if these thoughts still continues...i will plan to make a DNA test for Leo to figure out what exactly he is.

Any suggestions on DNA test ?

Thanks for your response.
 

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Short notice but Embark is selling their tests for less than the usual price, until tomorrow, 5-2. You can order either the Breed + Health kit Embark Breed + Health Kit – Embark Vet
or the Purebred kit DNA Test for Purebred Dogs – Embark Vet for $139.00 today.
Use code DNAYAY for up to $60 off plus free shipping. Sale ends 5/2.
It's worth it to get the DNA health testing along with breed ID.

The primary differences are that the Purebred kit will give poodle health specific results along with the general population health results and they show other DNA relatives who've been tested.
The Breed + Health kit will still give a breed breakdown and show where the different breeds (if any) show in the last 3 generations in generational tree. You may not have the relative match.

They seem to have changed the listings of what's included in each, so I can't say for sure.

Another member recommends the Wisdom Panel kits. Her experience was that the breed ID was more accurate on the first run. I'd choose the Premium, to get the health testing too.
Wisdom Panel™ Premium dog DNA test | Most accurate breed detection

These sales with a bit more off the price than usual seem to come around a couple of times a year.
 

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Hello @Pavie

i met Leo parents in-person and both around 15-17 lbs. he is well know breeder in my area. as he said that Leo is one big puppy in his litter, that is why no one showed interest on him as first pick. i got the opportunity and i choose him. i met his parents like 3 times and his appearence is more like his mom. sometimes i too doubt the same ( he might be a doodle). As breeder claimed that he not in doodle business and also he is more into small poodle mix (shitz, maltese, yorike & non of these will cross 20 lbs), so i convinced that Leo is a oversized Mini-poodle.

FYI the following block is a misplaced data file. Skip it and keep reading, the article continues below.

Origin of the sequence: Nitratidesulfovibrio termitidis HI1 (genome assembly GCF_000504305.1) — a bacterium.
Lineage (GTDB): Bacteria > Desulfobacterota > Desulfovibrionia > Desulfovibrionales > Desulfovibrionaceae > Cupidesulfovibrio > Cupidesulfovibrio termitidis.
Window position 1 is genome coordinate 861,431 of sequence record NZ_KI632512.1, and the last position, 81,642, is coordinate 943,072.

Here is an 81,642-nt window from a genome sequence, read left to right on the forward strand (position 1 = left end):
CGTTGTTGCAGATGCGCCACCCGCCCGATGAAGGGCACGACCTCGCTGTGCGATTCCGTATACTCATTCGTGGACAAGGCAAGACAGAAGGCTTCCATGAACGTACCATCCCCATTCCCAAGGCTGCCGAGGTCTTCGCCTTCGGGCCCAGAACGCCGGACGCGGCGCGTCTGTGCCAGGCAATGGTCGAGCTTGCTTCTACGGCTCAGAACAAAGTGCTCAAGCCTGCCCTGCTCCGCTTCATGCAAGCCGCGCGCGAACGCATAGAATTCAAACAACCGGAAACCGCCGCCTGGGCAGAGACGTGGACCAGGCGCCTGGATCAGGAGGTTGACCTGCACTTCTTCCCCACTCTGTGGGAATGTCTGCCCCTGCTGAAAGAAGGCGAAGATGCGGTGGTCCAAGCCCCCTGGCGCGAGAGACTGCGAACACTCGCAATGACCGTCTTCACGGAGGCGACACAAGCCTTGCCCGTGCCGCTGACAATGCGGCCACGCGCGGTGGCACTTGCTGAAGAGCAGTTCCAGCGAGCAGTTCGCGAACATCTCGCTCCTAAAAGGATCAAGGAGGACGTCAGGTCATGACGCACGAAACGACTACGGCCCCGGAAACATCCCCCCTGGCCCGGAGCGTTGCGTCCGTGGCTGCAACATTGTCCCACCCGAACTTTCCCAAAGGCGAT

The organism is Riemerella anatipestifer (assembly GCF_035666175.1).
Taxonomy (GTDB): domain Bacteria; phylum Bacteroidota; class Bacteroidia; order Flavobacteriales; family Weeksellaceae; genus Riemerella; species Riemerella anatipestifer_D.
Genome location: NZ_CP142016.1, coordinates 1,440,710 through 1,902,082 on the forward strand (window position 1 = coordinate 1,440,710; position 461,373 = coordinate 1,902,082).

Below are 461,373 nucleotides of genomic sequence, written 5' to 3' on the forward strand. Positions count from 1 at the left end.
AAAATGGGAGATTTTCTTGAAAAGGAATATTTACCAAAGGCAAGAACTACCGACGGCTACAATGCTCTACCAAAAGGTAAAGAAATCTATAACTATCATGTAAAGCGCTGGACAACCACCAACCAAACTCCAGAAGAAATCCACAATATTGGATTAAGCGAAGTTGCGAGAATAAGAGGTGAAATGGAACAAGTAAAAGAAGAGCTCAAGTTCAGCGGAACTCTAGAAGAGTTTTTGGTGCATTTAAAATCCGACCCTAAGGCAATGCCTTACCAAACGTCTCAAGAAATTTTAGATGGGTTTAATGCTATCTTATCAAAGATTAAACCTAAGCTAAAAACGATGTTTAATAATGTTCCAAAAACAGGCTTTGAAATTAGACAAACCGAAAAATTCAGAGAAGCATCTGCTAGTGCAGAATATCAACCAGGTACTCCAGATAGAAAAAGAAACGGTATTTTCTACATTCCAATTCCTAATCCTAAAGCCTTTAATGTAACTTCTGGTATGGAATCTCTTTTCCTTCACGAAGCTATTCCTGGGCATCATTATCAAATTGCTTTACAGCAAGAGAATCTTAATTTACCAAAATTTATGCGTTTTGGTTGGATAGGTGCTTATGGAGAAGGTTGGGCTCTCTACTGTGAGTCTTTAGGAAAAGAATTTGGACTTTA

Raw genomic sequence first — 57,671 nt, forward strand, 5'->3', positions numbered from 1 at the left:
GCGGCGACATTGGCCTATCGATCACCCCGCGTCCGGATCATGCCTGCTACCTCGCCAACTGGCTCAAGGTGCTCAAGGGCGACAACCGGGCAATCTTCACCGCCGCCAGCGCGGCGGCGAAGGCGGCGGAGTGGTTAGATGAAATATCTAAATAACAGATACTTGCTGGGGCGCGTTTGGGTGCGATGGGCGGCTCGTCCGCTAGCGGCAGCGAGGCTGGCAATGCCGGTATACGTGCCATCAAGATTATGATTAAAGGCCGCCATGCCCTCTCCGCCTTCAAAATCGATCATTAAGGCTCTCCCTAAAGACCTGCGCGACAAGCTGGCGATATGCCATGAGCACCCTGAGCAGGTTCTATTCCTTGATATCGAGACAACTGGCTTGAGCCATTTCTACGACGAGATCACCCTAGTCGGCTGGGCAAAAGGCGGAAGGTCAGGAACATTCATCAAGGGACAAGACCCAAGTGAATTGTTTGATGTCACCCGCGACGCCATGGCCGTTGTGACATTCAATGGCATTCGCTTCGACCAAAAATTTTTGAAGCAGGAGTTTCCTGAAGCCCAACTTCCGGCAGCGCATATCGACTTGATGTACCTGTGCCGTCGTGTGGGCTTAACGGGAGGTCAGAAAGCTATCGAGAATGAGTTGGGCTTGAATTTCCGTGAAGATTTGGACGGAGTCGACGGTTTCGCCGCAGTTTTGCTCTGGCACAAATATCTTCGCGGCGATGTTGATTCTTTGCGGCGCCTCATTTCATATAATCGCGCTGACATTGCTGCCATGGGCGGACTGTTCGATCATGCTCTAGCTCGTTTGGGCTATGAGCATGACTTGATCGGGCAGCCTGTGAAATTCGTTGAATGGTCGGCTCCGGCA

if these thoughts still continues...i will plan to make a DNA test for Leo to figure out what exactly he is.

Any suggestions on DNA test ?

Thanks for your response.
Makes sense for a big puppy in the litter to turn out big. I really like the size in between mini and standard (sometimes known as moyen) 🤩.

I haven't done a genetic test on my dog yet, but like Pose and Poos said, Embark and Wisdom Panel are the best ones I know of.
 

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Discussion Starter · #18 ·
Hello,

Leo (Male) will turn 20 weeks old by 4/28/2022. I'm just curious to know the ideal height and weight of a mini-poodle at this age.

Leo Measurements -
Height - 18 inches at shoulder height
Weight - 21.2 lbs
Food - Royal Canin poodle puppy kibble (3 times a day).

I can feel his rib cage and spine easily. He is so active and has no issues that I know. Thanks!

View attachment 491732
A Quick update on Leo's height & Weight. In my previous post, I mentioned the wrong age.

Leo Measurements -
Age - 5 months 2 Days
Height - 19 inches at shoulder height
Weight - 24.6 lbs
Food - Royal Canin poodle puppy kibble (3 times a day).

Breeder showed me all the pictures of that litter (current pics) and all puppies are under the radar. he is very much surprised to see him like this. sometimes i feel like he is a Mini poodle X Lab. it is just my opinion.

Here are some of his current pics
Glasses Dog Water dog Goggles Chair
Glasses Dog Water dog Carnivore Dog breed
Dog Water dog Carnivore Dog breed Companion dog


Leo meeting Maltipoo (2 year old)
 

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He is such a cute boy. :love: I agree he doesn’t really look like a purebred miniature poodle, but it’s hard to see what’s going on under the fluff.

If anything, he looks like a standard poodle to me, with those long muppety legs and big paws. Here’s Peggy at 5 months:

Dog Carnivore Dog breed Flooring Floor

Dog Plant Dog breed Carnivore Flowerpot


But his tail is docked way shorter than is normal for a poodle. If he is a poodle, I wonder why the breeder did that. Do you have photos of his dam and sire? I’d love to see! And will you be doing a DNA test?